As an essential part of the immune system, T cells are able to recognize and destroy tumorous and virus infected cells. T cell mediated immunity is dictated by signals transduced through many different receptors on its surface that binds to their respective ligands from the target cell. One type of signal is generated by the T cell antigen receptor (TCR) which recognizes peptide antigens (Signal 1). The second type of signal comes from a number of coreceptors that regulate the T cell mediated immune response either positively or negatively (Signal 2). Cancer and viruses are able to hijack some coreceptors to escape immune attack. Perturbation of the coreceptor-ligand interactions using antibodies have proven durable clinical benefit in a variety of cancer indications. Despite the huge clinical success of extracellular antibodies in cancer immunotherapy, the fundamental intracellular mechanisms of coreceptor signaling remain poorly understood. We have developed a membrane reconstitution system to investigate the precise mechanism of T cell signaling. This reconstitution system, combined with live cell imaging and cell culture assays, has allowed us to identify a costimulatory receptor, rather than the TCR, as the major target for the immune checkpoint receptor programmed-cell-death-protein-1 (PD-1), which is a viable cancer immunotherapy target. Currently, the Hui lab at UCSD is in the process of understanding the mechanisms of coreceptor pathways in T cells. Knowledge from our research will guide rational design of immunotherapy.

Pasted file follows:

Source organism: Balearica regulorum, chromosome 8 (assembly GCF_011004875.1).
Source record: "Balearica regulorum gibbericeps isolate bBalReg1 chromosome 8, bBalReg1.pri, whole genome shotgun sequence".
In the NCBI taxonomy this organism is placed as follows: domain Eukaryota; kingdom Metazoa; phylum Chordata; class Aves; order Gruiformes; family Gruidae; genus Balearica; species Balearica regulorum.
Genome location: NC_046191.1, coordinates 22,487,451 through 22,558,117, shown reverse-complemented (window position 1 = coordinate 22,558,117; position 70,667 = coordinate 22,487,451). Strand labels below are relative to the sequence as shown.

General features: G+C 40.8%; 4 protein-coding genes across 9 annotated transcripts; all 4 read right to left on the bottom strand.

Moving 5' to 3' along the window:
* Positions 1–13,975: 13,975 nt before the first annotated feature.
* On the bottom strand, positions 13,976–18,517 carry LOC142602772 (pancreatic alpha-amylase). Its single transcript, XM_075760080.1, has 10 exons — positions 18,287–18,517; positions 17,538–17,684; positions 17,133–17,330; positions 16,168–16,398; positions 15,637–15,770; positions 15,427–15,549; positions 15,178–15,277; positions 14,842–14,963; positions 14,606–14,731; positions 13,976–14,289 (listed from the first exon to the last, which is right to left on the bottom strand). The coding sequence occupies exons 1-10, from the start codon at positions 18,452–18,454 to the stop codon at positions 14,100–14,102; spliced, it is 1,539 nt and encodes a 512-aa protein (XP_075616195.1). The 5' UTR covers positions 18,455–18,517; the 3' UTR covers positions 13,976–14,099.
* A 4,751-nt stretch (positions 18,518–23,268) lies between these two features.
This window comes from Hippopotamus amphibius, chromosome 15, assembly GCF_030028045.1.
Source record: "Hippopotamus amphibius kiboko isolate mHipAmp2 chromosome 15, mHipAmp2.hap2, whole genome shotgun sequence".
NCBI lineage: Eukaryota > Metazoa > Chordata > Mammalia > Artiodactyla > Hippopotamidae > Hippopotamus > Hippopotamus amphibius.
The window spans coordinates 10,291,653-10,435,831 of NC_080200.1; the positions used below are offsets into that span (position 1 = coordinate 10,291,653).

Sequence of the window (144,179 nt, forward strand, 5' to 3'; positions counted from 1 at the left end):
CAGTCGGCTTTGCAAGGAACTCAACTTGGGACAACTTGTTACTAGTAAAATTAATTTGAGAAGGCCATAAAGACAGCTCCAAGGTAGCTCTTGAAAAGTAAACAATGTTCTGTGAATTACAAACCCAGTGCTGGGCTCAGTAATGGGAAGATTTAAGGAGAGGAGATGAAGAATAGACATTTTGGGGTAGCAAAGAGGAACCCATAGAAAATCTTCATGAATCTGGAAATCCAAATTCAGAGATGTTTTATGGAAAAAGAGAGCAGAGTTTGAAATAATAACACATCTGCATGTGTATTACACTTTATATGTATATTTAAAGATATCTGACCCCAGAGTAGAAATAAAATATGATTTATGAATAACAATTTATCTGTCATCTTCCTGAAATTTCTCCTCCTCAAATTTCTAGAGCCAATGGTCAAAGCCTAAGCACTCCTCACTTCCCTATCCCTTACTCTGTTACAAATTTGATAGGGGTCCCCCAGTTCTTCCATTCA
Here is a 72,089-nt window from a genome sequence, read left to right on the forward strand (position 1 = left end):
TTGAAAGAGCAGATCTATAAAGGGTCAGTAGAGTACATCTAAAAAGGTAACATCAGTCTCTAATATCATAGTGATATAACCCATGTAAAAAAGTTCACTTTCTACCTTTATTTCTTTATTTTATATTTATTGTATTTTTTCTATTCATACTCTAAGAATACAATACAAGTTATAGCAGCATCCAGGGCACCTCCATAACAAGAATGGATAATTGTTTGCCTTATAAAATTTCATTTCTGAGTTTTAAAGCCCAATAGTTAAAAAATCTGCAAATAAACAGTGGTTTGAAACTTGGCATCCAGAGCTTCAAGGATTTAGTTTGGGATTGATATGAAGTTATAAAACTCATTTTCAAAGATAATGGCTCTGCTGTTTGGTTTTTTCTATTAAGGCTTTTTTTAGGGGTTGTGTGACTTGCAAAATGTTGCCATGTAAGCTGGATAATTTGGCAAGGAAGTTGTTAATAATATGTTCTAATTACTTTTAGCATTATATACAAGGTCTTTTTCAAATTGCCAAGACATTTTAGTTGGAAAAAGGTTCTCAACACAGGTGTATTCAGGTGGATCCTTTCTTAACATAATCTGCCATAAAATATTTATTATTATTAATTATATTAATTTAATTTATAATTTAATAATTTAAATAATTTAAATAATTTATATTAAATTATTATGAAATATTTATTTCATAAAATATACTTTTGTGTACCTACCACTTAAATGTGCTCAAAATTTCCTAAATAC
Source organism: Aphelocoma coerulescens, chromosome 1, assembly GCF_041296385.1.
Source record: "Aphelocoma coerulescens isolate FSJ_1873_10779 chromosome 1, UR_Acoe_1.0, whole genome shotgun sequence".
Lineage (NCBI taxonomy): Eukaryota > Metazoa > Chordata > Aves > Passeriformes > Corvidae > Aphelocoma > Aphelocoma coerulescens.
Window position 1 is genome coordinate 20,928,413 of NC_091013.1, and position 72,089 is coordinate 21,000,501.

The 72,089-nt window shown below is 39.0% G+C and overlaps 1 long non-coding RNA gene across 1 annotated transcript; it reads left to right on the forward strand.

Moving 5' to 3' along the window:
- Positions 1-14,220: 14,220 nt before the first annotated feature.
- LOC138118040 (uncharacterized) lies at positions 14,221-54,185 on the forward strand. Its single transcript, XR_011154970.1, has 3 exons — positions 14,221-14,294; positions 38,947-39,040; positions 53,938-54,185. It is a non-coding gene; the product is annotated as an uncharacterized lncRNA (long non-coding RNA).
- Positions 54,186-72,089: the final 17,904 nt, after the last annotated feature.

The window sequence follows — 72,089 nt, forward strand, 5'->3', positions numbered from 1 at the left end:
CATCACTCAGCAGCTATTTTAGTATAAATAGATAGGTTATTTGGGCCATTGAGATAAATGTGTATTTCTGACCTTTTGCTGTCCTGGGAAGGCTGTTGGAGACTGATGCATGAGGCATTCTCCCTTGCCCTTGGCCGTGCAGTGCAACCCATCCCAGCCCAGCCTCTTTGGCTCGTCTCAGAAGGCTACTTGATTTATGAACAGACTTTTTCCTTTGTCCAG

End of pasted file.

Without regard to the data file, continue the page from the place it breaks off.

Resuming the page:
Enfu Hui obtained his Ph.D. in 2009 from UW Madison and was a recipient of the American Heart Association Fellowship. He then completed his postdoctoral training at UC San Francisco, supported by postdoctoral fellowships from the Leukemia & Lymphoma Society and Genentech Inc. He joined the Division of Biological Sciences at UC San Diego in July 2016.